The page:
On the first Saturday of each month during the exhibition period (i.e. November 7, December 5 and January 2), some former residents will share their interesting stories and the history of So Uk Estate, enabling visitors to learn more about the estate and its community bonds from different perspectives.

The opening ceremony of the exhibition was held at Azalea House last Saturday (31 Oct 2009). Entitled 'So Uk Retrospect' and comprising an exhibition, guided tours and modern dance performance, the event attracted over 200 former and current residents as well as the younger generation to savour the exhilarating So Uk experience before its demolition.

The modern dance performance, 'Positioning', was a meaningful initiative brought by choreographer Rick Cheung, who has spent his childhood in the estate. Six vivacious dancers took So Uk Estate as the stage to act out the residents¡¦ fond memories of the old days and their aspirations for the future.

'So Uk Retrospect - Heritage Items and Photo Exhibition' will be open to the public on every Saturday from November 2009 to end of January 2010 (except 26 December 2009) between 2:00 pm to 6:00 pm. Admission is free.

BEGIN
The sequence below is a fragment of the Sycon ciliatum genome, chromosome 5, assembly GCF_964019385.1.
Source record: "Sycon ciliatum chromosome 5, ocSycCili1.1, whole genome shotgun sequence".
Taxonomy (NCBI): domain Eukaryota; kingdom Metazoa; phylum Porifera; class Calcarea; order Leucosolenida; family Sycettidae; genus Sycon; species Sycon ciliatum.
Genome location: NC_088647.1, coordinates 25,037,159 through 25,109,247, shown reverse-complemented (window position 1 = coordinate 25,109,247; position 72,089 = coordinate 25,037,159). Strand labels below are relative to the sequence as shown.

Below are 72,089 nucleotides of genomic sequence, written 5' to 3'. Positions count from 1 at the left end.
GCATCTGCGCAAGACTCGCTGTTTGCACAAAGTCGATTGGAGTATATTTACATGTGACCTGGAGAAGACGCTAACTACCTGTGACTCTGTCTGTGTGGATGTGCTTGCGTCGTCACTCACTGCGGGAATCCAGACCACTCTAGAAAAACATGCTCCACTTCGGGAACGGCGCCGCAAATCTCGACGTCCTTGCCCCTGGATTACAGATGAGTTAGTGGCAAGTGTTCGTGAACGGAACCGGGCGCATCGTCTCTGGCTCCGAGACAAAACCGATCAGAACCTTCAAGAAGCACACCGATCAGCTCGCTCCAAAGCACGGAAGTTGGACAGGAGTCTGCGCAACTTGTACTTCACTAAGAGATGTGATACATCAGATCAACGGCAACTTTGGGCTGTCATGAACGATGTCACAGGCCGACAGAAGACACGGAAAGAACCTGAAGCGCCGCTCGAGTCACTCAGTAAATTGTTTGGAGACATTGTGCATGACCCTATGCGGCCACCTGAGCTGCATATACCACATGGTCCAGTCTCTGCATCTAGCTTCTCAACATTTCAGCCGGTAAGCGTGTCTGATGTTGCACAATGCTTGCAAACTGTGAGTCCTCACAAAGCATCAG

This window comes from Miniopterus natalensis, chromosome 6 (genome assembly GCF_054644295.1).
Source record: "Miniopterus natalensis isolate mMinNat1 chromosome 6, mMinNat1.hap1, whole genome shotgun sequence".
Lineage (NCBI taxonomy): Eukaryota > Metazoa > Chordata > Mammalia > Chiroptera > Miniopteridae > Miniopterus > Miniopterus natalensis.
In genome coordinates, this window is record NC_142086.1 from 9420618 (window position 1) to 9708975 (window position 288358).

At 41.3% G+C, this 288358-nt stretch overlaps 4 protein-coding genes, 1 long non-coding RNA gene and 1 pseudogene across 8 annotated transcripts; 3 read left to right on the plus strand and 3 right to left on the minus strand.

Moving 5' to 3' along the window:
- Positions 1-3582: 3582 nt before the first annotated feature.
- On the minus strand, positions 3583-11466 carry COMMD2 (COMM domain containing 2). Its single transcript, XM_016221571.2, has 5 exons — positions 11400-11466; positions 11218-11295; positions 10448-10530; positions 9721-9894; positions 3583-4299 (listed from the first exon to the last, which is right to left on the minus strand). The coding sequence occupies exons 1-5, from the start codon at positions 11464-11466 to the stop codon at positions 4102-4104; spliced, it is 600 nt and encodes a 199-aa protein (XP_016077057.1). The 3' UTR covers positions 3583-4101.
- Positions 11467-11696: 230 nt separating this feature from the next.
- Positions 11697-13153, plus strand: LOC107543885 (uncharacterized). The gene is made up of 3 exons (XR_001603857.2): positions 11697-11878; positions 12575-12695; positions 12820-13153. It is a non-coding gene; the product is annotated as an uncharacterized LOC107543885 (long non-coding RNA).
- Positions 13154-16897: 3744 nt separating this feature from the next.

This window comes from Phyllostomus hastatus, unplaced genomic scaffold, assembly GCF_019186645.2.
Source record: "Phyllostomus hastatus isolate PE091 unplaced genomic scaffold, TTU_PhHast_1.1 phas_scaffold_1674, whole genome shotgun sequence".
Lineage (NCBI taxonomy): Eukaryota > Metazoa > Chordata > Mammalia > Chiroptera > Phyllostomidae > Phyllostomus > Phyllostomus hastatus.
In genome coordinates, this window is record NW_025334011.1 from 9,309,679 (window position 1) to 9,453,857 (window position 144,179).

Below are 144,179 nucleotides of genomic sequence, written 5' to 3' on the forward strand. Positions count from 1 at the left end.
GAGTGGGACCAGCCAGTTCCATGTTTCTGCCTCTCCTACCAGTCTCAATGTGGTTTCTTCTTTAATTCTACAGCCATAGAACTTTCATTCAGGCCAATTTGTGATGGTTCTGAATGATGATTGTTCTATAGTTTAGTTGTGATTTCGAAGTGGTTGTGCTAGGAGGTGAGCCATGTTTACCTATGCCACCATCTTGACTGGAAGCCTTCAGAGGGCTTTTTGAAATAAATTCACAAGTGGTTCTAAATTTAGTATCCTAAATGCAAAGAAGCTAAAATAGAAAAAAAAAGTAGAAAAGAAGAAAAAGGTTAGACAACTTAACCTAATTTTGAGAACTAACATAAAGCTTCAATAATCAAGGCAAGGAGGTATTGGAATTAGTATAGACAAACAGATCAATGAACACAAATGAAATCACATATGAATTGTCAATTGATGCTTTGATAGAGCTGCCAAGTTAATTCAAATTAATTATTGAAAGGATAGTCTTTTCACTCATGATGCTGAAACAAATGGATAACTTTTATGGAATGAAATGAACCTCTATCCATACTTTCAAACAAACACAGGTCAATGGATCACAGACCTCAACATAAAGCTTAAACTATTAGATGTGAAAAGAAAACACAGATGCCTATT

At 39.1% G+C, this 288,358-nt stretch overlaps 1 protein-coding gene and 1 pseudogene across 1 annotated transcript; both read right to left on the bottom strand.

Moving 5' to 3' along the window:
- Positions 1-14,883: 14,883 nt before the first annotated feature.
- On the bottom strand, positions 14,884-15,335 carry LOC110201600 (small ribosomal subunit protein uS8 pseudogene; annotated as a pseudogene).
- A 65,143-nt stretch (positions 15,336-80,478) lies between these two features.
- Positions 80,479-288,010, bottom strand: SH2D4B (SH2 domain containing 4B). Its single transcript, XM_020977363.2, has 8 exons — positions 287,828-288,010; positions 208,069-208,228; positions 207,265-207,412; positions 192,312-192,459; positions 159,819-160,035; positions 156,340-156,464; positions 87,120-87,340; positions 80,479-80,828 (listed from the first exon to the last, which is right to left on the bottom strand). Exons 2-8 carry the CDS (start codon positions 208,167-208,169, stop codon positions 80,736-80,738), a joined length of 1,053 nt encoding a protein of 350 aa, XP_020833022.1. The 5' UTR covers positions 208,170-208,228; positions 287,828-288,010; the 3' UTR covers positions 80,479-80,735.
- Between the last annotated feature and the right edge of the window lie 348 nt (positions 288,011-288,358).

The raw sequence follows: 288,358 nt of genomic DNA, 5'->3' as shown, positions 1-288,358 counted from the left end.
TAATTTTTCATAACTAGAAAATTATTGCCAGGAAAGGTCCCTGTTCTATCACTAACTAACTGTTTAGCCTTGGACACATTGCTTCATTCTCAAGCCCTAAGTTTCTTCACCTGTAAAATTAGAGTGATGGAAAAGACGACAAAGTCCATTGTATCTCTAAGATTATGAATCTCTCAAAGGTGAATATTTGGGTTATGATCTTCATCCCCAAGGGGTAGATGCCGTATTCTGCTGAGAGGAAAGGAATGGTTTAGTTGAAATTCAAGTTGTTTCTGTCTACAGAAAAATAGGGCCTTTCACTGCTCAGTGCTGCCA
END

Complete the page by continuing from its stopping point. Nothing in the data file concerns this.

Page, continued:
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Old November 25th, 2009, 04:39 PM   #96
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High prices see more rich public households
Poor people lose out after HOS suspension

16 November 2009
South China Morning Post

The Housing Authority has seen 11,000 more "rich public housing households" since it suspended the Home Ownership Scheme (HOS) in 2003, an increase of 60 per cent over the past six years.

A government housing adviser put the increase down to more better-off tenants being stuck in public rental flats since the scheme was suspended, because they could not afford to buy on the mass market.

However, other observers disagreed, saying richer tenants could afford to buy private homes if they wanted. This is one of the arguments in the debate on whether the HOS should be resumed.

The number of well-off tenants is one of the indicators the South China Morning Post has used to examine the impact of suspending the HOS. Other figures analysed are the average waiting time to get a public housing flat, the number of private rental households who are eligible to buy HOS flats, the number of HOS flats put on sale every year and fluctuations in the sales of low-end flats (which sell for less than HK$2 million) on the private market.